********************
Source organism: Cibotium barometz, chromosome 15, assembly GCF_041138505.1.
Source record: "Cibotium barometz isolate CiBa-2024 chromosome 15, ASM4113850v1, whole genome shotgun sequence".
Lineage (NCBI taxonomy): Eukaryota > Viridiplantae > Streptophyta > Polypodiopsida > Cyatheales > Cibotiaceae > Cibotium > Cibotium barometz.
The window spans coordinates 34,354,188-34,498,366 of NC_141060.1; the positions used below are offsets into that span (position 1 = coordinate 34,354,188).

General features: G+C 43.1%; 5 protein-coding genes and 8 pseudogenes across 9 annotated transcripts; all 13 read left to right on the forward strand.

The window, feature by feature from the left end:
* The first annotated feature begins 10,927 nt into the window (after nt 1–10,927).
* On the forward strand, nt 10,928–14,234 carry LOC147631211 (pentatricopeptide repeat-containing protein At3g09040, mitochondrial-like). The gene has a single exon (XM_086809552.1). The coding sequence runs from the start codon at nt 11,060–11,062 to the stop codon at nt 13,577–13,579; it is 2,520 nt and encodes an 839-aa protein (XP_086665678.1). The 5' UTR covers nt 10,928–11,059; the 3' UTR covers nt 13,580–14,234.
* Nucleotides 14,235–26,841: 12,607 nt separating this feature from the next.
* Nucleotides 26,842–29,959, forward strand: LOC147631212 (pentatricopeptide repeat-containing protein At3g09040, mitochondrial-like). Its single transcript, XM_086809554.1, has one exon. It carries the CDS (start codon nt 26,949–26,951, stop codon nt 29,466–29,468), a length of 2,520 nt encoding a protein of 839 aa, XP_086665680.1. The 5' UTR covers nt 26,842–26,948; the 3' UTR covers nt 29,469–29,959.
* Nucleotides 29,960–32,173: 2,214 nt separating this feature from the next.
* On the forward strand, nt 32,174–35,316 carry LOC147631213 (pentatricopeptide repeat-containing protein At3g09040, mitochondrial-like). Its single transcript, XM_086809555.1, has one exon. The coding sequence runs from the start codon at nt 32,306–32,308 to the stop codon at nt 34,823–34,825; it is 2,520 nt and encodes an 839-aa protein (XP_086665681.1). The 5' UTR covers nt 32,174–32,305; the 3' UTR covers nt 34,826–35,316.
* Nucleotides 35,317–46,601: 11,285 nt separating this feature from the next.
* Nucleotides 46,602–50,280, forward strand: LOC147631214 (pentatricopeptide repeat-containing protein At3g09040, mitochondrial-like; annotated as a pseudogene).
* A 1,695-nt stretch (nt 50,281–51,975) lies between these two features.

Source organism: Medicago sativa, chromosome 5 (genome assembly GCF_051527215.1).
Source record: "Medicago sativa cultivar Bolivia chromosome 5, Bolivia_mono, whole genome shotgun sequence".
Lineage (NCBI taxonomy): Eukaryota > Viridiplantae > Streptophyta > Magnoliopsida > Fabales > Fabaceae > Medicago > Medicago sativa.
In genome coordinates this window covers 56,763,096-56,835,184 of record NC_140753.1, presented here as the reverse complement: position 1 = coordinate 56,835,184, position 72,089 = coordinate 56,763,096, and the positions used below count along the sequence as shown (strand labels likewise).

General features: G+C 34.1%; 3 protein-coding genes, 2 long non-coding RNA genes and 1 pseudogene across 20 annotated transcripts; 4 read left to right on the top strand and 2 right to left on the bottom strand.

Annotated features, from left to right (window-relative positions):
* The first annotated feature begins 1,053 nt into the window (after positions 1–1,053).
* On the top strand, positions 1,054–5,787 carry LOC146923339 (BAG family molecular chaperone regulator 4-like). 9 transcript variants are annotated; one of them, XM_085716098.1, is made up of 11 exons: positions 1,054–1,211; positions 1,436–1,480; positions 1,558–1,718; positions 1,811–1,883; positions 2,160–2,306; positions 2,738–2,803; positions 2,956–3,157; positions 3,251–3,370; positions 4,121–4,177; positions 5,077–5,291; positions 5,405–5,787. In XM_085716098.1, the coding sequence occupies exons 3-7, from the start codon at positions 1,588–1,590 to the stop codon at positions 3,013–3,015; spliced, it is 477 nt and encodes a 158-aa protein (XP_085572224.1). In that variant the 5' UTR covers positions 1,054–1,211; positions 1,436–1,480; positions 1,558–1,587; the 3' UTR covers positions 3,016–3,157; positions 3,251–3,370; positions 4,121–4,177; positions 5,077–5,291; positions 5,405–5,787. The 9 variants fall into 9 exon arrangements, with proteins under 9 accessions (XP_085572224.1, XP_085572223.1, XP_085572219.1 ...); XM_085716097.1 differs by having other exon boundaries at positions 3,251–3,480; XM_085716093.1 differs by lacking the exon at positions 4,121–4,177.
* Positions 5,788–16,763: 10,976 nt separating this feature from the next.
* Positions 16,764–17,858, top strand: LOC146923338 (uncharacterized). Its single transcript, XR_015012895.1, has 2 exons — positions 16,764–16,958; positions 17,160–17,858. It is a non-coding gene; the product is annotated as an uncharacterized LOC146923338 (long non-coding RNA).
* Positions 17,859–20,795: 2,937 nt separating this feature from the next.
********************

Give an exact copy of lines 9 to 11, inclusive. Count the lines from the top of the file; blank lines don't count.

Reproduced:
* Nucleotides 14,235–26,841: 12,607 nt separating this feature from the next.
* Nucleotides 26,842–29,959, forward strand: LOC147631212 (pentatricopeptide repeat-containing protein At3g09040, mitochondrial-like). Its single transcript, XM_086809554.1, has one exon. It carries the CDS (start codon nt 26,949–26,951, stop codon nt 29,466–29,468), a length of 2,520 nt encoding a protein of 839 aa, XP_086665680.1. The 5' UTR covers nt 26,842–26,948; the 3' UTR covers nt 29,469–29,959.
* Nucleotides 29,960–32,173: 2,214 nt separating this feature from the next.